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I have an old refrigerator (the compressor died) and I would like to keep it as ambient room temperature pantry storage for food items which don't really need refrigeration, like coffee, dried food, powdered milk, herbs, oils, even eggs.

It would be good, as the fridge is pretty sealed and it prevents critters like ants getting in which otherwise seem impossible to keep away.

But the problem is if the fridge is not running and is closed, it develops bad smell inside, and it seems something wrong develops, so usually people have to keep unused fridges with doors open.

Is it possible to do something to keep the fridge not powered, door closed and sealed enough to prevent ants going in, but not develop bad smell inside?

  • I suspect this is impossible. The reason good old-fashioned larders kept food fresh was that they allowed air to circulate. A sealed box obviously won't do this. – Chenmunka Sep 2 at 10:45
  • @Chenmunka But if I have a sealed container, like a glass jar, its fresh inside, no need for recirculation? So a fridge is just a bigger container, so why it won't work in a fridge like in a sealed jar? – yannn Sep 2 at 11:05
  • Don't forget that there are a series of airways where it would be difficult to sanitize as you could with a simple washable closed container. Even flooding the box with ozone would not eliminate minute food particles embedded over years of use in every crack and crevice. You would have to take the appliance apart and rebuild it for your intended purpose rather than to simply repurpose the complex assembly. – Stan Sep 2 at 16:45
  • In some locations it is required to remove the door from an old unused refrigerator. The law may depend on the type of closing mechanism. – blacksmith37 Sep 3 at 0:27
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    @blacksmith37: North Korea probably? I imagine they have special fridge police going door to door checking if your old refrigerator door is not on it. A regime never wastes and idea how to force others what to do, and employ more repression officers to enforce their bizarre laws. While checking the fridge they could also see if you have the right haircut, LOL! – yannn Sep 3 at 7:51
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From what you've posted about the frequency of use of your cupboard I don't think you'll encounter much of a problem - opening any cupboard door creates an air movement due to a temporary lower pressure inside the cabinet..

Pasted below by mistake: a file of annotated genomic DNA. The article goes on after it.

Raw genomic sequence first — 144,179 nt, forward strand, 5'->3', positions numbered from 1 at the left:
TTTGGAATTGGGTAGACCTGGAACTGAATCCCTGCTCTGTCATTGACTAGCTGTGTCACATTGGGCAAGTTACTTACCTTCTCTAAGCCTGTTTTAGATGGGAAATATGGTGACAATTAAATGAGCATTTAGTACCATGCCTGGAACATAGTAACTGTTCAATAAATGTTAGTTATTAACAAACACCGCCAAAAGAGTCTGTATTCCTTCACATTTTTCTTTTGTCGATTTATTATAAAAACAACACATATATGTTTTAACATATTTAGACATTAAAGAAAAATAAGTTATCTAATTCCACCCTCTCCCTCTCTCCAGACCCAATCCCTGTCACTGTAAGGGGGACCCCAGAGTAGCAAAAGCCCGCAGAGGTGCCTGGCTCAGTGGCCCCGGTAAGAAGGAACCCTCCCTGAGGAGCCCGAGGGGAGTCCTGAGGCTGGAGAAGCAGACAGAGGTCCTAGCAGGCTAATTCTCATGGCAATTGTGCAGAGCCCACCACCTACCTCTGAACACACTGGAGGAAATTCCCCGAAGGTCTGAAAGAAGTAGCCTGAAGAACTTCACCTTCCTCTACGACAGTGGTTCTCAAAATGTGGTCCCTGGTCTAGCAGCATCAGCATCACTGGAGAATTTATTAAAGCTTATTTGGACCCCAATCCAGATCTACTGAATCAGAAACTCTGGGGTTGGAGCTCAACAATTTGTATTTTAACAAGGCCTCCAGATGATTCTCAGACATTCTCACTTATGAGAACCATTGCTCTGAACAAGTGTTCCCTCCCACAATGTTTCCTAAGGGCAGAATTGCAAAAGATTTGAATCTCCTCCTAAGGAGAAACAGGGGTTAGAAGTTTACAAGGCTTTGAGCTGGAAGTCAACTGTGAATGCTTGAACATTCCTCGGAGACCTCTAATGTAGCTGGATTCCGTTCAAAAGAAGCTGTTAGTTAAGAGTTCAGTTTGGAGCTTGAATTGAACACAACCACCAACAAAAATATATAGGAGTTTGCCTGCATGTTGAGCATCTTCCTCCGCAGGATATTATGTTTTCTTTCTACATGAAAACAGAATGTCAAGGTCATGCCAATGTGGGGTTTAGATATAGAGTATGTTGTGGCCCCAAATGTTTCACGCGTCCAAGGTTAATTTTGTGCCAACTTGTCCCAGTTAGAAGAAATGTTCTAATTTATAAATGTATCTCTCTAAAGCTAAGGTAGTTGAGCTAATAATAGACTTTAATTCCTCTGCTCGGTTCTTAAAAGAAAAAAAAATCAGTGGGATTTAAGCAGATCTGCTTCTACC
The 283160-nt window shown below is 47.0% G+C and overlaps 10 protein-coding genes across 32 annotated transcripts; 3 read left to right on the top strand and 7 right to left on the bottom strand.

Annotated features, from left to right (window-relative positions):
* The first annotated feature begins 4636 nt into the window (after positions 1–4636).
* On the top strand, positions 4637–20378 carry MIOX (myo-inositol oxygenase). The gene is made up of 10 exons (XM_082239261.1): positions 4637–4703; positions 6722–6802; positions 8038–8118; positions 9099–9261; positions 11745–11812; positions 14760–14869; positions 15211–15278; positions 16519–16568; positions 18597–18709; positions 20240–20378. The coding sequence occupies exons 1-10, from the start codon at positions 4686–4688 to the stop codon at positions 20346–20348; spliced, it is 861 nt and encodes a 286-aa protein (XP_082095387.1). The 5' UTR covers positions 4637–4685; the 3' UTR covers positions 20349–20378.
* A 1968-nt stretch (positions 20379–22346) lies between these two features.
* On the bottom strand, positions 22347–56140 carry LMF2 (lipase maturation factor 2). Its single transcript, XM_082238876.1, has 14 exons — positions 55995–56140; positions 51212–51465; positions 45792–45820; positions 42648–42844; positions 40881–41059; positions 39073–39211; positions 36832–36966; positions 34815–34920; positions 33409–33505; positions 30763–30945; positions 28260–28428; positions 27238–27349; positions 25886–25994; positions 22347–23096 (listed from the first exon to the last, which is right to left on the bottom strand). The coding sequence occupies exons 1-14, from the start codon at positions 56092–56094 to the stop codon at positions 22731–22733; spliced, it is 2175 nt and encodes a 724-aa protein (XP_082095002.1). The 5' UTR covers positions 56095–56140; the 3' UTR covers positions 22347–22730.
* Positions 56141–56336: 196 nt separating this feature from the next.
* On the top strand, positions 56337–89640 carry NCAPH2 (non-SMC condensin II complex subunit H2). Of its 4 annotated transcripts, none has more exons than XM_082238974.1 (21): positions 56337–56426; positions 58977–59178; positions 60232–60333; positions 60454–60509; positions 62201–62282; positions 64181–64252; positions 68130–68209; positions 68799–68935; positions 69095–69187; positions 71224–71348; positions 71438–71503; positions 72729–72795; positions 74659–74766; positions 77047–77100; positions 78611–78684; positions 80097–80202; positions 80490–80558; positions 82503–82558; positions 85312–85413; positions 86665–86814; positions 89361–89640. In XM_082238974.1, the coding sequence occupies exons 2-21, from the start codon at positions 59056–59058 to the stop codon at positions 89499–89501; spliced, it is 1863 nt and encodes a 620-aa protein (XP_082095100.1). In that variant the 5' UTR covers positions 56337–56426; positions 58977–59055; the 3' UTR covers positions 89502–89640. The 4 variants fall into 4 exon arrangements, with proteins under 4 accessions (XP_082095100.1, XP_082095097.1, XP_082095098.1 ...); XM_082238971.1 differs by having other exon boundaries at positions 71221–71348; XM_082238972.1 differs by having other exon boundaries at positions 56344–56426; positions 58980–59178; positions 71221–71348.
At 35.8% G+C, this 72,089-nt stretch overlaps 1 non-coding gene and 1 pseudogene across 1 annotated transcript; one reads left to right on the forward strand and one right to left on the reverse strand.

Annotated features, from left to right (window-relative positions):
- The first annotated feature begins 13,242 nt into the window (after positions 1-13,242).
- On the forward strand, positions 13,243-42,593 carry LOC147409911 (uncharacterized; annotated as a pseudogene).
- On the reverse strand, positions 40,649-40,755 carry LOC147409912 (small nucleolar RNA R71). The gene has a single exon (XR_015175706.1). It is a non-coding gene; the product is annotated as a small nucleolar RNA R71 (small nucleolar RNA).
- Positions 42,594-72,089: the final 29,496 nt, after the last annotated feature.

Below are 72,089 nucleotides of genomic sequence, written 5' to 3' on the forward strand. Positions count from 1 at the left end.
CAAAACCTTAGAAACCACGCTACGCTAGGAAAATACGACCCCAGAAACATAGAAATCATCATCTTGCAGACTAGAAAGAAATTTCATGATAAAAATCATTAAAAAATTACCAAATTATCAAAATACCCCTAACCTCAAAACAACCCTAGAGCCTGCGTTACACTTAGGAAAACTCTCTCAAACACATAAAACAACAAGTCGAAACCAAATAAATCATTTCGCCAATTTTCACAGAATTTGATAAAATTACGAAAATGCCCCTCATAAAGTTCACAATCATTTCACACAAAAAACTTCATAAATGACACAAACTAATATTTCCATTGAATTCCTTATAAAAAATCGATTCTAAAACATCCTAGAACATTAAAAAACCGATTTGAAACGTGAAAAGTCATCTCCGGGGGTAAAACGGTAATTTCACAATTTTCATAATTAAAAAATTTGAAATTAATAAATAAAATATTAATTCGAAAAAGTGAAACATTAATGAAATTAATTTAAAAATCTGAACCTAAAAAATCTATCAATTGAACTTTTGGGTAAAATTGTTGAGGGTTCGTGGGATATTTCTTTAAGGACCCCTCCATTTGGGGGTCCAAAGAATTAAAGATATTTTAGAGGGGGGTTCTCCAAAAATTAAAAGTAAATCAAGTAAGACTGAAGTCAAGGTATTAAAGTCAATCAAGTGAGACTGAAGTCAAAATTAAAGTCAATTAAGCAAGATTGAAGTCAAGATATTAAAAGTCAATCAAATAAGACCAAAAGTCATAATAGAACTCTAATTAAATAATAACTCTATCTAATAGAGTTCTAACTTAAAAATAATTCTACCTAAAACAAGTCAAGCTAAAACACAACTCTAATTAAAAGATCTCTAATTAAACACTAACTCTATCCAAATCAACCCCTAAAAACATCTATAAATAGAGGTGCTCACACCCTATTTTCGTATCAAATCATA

Consider too that manufacturers don't have a problem shipping fridges closed; the last fridge I bought came with it's door mounted and closed between manufacture and installation and they just smell a bit plasticky

Thoroughly scrub clean and disinfect the fridge internals to remove old food and liquid deposits and see how it goes with opening the door several times a day as you naturally do when using it. You don't even need to fill it with food at this point, just open and close the fridge when you go into your normal cupboard for food to mimic real life use of the fridge and see how it goes

If you think it needs more ventilation than it gets, drill a large hole (couple of inches) in the side and the top, fit a fine mesh filter to the side and a silent computer fan to the top - it'll change the air inside several times per hour and you'll just need to vacuum the mesh clean every now and then. If you find ants are braving climbing through the fan, put a line of something they don't like (cinnamon, apparently, or peppermint perhaps) around it, or fit another mesh

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First, you need to find a lower class of ant.

In my experience, ants can get inside packaging that seems airtight -- reclosed mason jars, honey bottles, etc. Not just into the threads, but past the seal into the actual food. They don't always get back out (which is how I know they get in)...

I don't see the magnetic gasket in a refrigerator being any better than a closed mason jar lid at keeping ants out, so I'm going to say this won't work. At all.

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  • It's intended as an answer, of the general class of "this won't work the way you think it will." – Zeiss Ikon Sep 2 at 16:56

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